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Discussion in 'Amps and Cabs [BG]' started by rummonkey, Aug 31, 2015.
I feel so special.
Sometimes it's not such a great deal to be special! The good news is that these things occasionally happen in every product line and at least Mesa is right up front and totally transparent about it while standing 100% behind their warranty.
I've not been so lucky with some other commercial products with other big name companies where I was the special guy.
You don't have to tell me this, they've already stepped up with both transparency and support.
I hear you. I just wish every company would be this forthcoming and then do the responsible thing. Even though it's a pain and bit disappointing to have a problem, there is something reassuring about folks wanting to make it right without needing to have their arm twisted.
Indeed. They are the companies like the loser that stole my daughters LOCKED mike at the bike rack today. I mean, most middle aged women carry bolt cutters right?
Can't decide on Track-Loc placement on my 212... I may be over-thinking this Probably last one is best as it re-uses the rubber foot holes...
imo 2 or 4 seems ok
edit: meant to say 2 or 5
The further you place the wheels towards the middle, the easier it will be to topple over. Spread them out as far from each other as possible for maximum stability.
Number 5 looks like the only option...
The falling cab has happened to me...cough..Jim Bergantino/Sadowsky
Yes, that's why I'm looking at all the different placement options.
Maybe trim the corner pieces to allow for max separation between casters. Maybe you can reuse the corer holes (I do t think so but maybe). Also, if you sell the cab (blasphemy!) you can just get 4 replacement corners to make it normal… A toppled cab makes for sad musicians.
You could go with a do-no-harm platform solution. I love mine. Very stable. The larger rubber wheels are smooth rolling. Originally made for a Walkabout Scout.....
This is the route I went. I simply made a 4-wheel tray that an SW115 sits in. I stack 2 115s on it and strap them together. I had LeCover make a cover that fits over the entire stack. It goes in and out easily of my SUV, a trailer or truck, or in a bus bay. Occasionally, I’ll unstrap the stack and use only one cab.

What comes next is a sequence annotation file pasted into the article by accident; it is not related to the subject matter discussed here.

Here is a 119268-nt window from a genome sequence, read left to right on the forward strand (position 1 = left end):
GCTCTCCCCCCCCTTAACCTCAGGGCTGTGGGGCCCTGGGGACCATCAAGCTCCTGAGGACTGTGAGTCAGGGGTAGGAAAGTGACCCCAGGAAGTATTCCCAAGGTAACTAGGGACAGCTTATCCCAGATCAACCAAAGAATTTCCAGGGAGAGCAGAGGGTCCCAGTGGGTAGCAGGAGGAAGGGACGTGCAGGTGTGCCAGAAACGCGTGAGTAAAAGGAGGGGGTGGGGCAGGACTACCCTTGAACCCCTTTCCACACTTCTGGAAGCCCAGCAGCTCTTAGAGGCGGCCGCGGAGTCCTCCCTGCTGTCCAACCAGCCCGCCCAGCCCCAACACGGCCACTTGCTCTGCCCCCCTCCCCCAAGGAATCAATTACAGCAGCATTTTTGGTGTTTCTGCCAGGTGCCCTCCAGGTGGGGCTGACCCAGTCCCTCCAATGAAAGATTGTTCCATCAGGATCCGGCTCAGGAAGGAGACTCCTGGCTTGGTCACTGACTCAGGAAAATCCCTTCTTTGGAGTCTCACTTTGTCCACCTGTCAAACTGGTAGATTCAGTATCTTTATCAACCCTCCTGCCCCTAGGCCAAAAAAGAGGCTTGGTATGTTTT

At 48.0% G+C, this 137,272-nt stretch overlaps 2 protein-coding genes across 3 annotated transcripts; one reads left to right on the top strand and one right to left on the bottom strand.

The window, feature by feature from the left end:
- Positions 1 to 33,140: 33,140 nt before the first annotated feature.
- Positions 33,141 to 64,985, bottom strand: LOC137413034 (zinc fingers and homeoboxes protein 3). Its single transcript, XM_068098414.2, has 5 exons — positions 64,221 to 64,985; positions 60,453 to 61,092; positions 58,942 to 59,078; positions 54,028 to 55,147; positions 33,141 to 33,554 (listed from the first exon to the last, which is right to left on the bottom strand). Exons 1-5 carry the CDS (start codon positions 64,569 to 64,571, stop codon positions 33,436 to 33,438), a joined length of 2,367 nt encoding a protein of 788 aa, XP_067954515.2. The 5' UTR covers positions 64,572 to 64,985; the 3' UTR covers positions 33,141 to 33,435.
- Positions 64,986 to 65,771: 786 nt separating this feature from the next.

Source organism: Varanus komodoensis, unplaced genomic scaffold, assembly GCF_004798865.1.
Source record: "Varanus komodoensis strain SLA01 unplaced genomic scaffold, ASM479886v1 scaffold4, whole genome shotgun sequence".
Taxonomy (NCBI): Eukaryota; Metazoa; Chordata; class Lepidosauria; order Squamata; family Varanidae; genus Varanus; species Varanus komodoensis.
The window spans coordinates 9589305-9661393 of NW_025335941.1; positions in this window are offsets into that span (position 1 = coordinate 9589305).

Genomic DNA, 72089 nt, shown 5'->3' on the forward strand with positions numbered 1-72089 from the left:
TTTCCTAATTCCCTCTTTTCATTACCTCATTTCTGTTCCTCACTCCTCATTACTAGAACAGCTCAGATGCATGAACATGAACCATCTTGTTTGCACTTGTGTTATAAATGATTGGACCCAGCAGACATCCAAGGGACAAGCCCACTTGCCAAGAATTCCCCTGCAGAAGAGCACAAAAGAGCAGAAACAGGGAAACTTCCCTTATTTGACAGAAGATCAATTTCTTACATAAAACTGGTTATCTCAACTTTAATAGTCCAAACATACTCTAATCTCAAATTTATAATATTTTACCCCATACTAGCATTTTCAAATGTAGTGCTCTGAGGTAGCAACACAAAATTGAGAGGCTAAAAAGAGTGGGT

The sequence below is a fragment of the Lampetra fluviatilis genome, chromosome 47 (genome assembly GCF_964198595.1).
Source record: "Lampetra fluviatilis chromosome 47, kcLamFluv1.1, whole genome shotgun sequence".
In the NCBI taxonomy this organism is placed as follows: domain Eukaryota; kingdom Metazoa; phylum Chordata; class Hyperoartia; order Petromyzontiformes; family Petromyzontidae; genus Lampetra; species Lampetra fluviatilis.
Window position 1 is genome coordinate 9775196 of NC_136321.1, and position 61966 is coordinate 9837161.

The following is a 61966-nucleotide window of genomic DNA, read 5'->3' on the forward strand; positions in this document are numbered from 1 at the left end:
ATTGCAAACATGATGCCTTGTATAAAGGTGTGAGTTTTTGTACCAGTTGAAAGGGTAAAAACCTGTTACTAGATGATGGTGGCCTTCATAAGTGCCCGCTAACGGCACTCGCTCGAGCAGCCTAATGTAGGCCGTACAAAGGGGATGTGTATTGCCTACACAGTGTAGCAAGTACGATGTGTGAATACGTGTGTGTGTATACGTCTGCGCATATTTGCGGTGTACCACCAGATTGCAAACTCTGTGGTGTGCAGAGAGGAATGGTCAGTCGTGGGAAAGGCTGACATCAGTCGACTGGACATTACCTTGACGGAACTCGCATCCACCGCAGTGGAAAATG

These pics of the track wheels are intriguing, though. I’ll be looking into them.
Caster-boards are common in the pro audio industry on speakers where wheels typically rattle in subs, though casters are generally not placed on the bottom of subs because we don’t want them to move around on their own. They are usually used on the face protection board and the subs roll face down, or stacked on a caster board.
I think #5 is the most practical but I wouldn’t worry about the existing holes.
Be sure you use the proper recessed hardware, and I really recommend T-nuts rather than threading directly into the wood.
Here's my update on trying out the Diamond comp with my TT800. Put it on my board, plugged everything in, no light, and no signal will pass through. Tried different cables (including power cable) which I know to work. Nothing. It's DOA. I hope the seller is fair. I think it's a sign that I really don't need a compressor with this amp.
Had similar experience with diamond.
Apparently jack is slightly different.
Had to get factory diamond wall wart.
Yikes. I don't want a dang wall wart.
Diamond will work with any power supply but on the full size model the power jack is inverted. Diamond supplies new comps with a power phase inverter cable. And they seem to work best with 18V.
The Diamond Bass Comp Jr has the standard plug. I waited for one of those to show up because I didn't want the hassle of an extra power supply either. I run mine off an 18v port from my CS6.
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